# when the sum is odd, it is impossible to partition into two subsets with equal sum
if s % 2 != 0: return False
n = len(nums)
s = s // 2
dp = [[False for _ in range(s + 1)] for _ in range(n + 1)]
# base case
for i in range(0, n + 1):
dp[i][0] = True
for i in range(1, n + 1):
for j in range(1, s + 1):
if j - nums[i - 1] < 0:
# the backpack capacity is insufficient, cannot include the i-th item
dp[i][j] = dp[i - 1][j]
else:
# include or not include in the backpack
dp[i][j] = dp[i - 1][j] or dp[i - 1][j - nums[i - 1]]
return dp[n][s]
```

```
func canPartition(nums []int) bool {
sum := 0
for _, num := range nums {
sum += num
}
// it is impossible to divide into two sets with equal sum when the total sum is odd
if sum%2 != 0 {
return false
}
n := len(nums)
sum = sum / 2
dp := make([][]bool, n+1)
for i := range dp {
dp[i] = make([]bool, sum+1)
}
// base case
for i := 0; i <= n; i++ {
dp[i][0] = true
}
for i := 1; i <= n; i++ {
for j := 1; j <= sum; j++ {
if j-nums[i-1] < 0 {
// the backpack capacity is insufficient, cannot include the i-th item
dp[i][j] = dp[i-1][j]
} else {
// either include or not include in the backpack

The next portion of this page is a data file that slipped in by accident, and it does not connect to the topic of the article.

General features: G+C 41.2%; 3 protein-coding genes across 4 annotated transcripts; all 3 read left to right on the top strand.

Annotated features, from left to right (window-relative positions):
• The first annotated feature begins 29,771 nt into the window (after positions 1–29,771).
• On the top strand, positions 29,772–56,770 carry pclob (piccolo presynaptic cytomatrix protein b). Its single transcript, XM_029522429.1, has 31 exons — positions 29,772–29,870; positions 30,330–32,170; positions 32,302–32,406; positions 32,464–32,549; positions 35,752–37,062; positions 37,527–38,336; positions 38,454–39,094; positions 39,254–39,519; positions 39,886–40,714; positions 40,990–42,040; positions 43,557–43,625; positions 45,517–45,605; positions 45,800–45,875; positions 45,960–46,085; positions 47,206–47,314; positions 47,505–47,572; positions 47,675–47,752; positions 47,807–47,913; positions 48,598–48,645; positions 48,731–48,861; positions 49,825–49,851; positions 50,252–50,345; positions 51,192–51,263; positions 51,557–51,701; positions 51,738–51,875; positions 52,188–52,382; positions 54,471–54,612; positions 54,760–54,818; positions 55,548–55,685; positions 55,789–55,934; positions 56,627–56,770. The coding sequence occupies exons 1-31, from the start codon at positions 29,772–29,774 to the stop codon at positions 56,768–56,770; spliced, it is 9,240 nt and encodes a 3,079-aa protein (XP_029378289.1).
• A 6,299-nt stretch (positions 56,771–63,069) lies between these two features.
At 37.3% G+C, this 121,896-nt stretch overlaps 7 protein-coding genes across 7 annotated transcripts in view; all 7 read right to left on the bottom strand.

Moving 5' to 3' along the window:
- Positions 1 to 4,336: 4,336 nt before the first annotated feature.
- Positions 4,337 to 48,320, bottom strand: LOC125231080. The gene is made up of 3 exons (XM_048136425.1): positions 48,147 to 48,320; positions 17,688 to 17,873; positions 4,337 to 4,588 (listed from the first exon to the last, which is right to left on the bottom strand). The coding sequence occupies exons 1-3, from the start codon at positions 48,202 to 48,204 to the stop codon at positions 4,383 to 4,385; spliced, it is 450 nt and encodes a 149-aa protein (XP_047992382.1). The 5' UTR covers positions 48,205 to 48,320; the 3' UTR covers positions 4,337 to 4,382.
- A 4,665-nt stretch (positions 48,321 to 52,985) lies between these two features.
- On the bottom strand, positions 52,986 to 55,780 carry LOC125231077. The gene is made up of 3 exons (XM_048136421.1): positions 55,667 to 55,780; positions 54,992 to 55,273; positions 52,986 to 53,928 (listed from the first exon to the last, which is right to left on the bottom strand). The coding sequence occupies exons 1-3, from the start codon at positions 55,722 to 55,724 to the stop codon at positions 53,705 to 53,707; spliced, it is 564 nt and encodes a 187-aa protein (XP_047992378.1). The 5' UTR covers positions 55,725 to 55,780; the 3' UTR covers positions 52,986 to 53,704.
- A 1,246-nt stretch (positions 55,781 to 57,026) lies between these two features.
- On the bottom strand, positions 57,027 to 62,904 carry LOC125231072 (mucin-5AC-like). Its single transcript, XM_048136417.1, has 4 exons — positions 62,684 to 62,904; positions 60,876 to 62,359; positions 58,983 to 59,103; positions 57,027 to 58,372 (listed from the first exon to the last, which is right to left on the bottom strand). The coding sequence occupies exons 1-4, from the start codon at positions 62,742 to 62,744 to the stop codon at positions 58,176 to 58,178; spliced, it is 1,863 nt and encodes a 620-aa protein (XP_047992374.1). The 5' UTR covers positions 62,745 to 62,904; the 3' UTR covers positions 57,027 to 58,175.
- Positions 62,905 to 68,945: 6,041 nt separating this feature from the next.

dp[i][j] = dp[i-1][j] || dp[i-1][j-nums[i-1]]
}
}
}
return dp[n][sum]
}
```

```
var canPartition = function(nums) {
var sum = 0;
for (var i in nums) sum += nums[i];
// when the sum is odd, it is impossible to partition into two subsets with equal sum
if (sum % 2 != 0) return false;
var n = nums.length;
sum = sum / 2;
var dp = new Array(n + 1).fill().map(() => new Array(sum + 1).fill(false));
// base case
for (var i = 0; i <= n; i++)
dp[i][0] = true;
for (var i = 1; i <= n; i++) {
for (var j = 1; j <= sum; j++) {
if (j - nums[i - 1] < 0) {
// the backpack capacity is insufficient, cannot include the i-th item
dp[i][j] = dp[i - 1][j];
} else {
// include or not include in the backpack
dp[i][j] = dp[i - 1][j] || dp[i - 1][j - nums[i - 1]];
}
}
}
return dp[n][sum];
};
```

## III. Further Optimization

Can we further optimize this code? **Notice that dp[i][j] is always derived from the previous row dp[i-1][..], and the previous data is no longer used.**

Therefore, we can refer to the previous article Dimensionality Reduction in Dynamic Programming and compress the two-dimensional `dp`

array into one dimension to reduce space complexity:

```
class Solution {
public boolean canPartition(int[] nums) {
int sum = 0;
for (int num : nums) sum += num;
// when the sum is odd, it is impossible to partition into two subsets with equal sum
if (sum % 2 != 0) return false;
int n = nums.length;
sum = sum / 2;